$ads = $ads | % {$_ -replace ‘”‘, “”}

Now, I can use ADSPath to create a DirectoryEntry object and retrieve the CN property (the basic computer name). This command is shown here.

$ads | Foreach-Object  {([adsi]$_).cn}

The nice thing about objects

The nice thing about objects is that they make it easy to access different parts of information. For example, when I use the [adsisearcher] type accelerator to find computers from inside AD DS, it returns a SearchResult object. This object contains a number of methods, but it also contains two properties. The first property is the Path property, which is a string. The second property, the Properties property contains an additional object. The output from the Get-Member cmdlet displays this information.

[dc3]: PS C:\> ([adsisearcher]”objectcategory=computer”).findall() | get-member


   TypeName: System.DirectoryServices.SearchResult


Name              MemberType Definition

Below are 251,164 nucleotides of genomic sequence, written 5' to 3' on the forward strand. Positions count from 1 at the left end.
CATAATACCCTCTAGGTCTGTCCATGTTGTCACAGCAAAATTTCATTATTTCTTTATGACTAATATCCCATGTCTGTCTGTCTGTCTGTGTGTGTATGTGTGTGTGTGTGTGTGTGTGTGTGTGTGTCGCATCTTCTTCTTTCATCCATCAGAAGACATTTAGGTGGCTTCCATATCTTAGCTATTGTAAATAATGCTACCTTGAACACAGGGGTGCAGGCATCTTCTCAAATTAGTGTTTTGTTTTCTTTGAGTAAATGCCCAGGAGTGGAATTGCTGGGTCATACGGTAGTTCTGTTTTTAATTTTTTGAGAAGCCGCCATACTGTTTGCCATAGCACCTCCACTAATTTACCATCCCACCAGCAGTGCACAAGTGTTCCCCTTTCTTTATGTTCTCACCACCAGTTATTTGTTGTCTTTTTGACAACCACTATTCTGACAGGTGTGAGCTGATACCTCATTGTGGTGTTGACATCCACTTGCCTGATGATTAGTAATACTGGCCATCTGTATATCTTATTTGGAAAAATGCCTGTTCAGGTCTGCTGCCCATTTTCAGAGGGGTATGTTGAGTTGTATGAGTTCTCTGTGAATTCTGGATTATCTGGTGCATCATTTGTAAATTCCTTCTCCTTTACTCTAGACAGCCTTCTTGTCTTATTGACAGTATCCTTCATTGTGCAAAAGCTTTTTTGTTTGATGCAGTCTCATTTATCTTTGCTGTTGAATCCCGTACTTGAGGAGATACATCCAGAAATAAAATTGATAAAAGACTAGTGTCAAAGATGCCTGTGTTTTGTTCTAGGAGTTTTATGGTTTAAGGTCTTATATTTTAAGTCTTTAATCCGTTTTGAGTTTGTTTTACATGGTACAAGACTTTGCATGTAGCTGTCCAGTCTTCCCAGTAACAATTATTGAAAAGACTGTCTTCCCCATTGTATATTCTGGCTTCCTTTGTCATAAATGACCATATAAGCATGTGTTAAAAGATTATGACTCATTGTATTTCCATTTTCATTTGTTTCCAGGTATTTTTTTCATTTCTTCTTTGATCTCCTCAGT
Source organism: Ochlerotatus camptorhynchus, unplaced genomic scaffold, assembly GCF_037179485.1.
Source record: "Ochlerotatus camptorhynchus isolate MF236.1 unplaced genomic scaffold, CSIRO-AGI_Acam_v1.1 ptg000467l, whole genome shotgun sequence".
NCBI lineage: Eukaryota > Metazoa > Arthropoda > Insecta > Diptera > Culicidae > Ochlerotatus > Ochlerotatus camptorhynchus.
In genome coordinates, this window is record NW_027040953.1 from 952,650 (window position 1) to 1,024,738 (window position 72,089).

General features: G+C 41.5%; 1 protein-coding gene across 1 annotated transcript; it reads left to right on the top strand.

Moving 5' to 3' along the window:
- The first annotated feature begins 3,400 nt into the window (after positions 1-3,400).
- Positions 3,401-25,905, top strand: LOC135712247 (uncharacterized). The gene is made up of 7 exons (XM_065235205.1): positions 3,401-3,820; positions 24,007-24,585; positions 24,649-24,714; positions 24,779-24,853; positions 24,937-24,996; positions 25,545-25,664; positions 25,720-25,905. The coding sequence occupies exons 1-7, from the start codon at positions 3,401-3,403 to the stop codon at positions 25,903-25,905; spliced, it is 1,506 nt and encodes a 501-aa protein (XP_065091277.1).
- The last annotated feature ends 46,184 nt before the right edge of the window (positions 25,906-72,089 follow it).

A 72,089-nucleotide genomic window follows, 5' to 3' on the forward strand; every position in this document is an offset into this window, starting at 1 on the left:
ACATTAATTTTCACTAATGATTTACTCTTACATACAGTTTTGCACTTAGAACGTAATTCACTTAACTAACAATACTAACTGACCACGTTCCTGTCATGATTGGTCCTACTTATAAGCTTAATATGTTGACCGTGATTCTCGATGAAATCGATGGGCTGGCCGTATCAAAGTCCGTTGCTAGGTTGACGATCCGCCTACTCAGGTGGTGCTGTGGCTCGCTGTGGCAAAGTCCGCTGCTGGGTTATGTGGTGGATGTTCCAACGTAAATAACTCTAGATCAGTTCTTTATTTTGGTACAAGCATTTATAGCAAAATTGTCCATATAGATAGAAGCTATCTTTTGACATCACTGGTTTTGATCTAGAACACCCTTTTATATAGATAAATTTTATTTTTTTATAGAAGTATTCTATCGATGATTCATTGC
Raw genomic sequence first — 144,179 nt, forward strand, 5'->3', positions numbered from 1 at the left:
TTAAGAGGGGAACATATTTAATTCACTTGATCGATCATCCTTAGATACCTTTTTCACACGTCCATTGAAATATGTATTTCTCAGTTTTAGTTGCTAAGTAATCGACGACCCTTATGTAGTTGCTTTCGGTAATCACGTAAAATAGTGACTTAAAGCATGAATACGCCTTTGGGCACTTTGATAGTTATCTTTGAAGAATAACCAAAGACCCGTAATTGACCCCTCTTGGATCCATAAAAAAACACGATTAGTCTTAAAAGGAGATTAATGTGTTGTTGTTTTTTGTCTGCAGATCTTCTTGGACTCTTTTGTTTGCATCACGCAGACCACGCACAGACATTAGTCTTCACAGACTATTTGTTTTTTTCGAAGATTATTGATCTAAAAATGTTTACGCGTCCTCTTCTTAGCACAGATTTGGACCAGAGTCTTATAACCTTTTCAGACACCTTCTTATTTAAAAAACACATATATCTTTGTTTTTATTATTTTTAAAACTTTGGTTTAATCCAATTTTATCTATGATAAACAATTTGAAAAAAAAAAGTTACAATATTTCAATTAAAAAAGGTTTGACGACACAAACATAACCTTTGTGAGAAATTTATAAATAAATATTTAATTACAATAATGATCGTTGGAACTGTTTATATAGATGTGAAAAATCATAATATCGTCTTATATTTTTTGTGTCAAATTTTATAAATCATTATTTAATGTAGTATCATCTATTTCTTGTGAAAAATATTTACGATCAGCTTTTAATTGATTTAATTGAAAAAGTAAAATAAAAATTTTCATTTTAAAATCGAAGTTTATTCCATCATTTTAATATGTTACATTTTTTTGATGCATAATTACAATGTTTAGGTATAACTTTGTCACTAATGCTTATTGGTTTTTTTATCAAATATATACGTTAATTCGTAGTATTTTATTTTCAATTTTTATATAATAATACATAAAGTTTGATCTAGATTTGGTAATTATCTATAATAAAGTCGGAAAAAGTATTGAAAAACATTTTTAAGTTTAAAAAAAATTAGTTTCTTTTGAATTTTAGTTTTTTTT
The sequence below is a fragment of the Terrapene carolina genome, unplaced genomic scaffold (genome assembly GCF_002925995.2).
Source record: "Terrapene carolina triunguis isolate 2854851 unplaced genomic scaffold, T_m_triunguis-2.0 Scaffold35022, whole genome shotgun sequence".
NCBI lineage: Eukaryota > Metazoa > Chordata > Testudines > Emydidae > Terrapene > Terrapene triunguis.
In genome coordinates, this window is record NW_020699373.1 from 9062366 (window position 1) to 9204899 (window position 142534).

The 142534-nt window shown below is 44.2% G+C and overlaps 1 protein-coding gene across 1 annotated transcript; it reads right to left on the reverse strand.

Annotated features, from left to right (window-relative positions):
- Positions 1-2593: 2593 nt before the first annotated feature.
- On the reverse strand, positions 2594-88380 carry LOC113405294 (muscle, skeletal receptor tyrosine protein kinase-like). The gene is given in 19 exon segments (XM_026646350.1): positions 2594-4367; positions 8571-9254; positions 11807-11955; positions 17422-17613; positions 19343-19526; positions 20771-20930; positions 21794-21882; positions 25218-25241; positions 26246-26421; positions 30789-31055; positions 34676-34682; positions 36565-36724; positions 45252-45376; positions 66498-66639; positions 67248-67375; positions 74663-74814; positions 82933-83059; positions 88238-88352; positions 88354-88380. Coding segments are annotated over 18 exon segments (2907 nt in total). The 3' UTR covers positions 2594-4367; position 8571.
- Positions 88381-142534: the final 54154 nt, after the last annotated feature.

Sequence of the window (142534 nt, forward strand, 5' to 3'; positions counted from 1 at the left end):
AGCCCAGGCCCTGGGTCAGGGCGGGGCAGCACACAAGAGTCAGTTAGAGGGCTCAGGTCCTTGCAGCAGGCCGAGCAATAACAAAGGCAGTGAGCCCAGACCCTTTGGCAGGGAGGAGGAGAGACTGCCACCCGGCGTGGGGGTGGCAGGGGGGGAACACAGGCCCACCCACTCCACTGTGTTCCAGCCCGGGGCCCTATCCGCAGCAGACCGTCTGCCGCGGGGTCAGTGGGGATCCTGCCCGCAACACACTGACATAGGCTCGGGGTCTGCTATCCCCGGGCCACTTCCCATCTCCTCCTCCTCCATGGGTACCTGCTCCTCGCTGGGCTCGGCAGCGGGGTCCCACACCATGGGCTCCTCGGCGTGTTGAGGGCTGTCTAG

—-              ———- ———-

Equals            Method     bool Equals(System.Object obj)

GetDirectoryEntry Method     adsi GetDirectoryEntry()

GetHashCode       Method     int GetHashCode()

GetType           Method     type GetType()

ToString          Method     string ToString()

Path              Property   System.String Path {get;}

Properties        Property   System.DirectoryServices.ResultPropertyCollection Pr…

The cool thing about the Properties property is that it contains a collection of default properties and their associated values. The following command stores the Properties collection into a variable.

$a = ([adsisearcher]”objectcategory=computer”).findall() | ForEach-Object {$}

To obtain only the computer names in Windows PowerShell 2.0, I can use the GetEnumerator method and then select only the CN property. In addition, I can create a custom object that contains only the properties I want. First, here is the code to select only the computer names.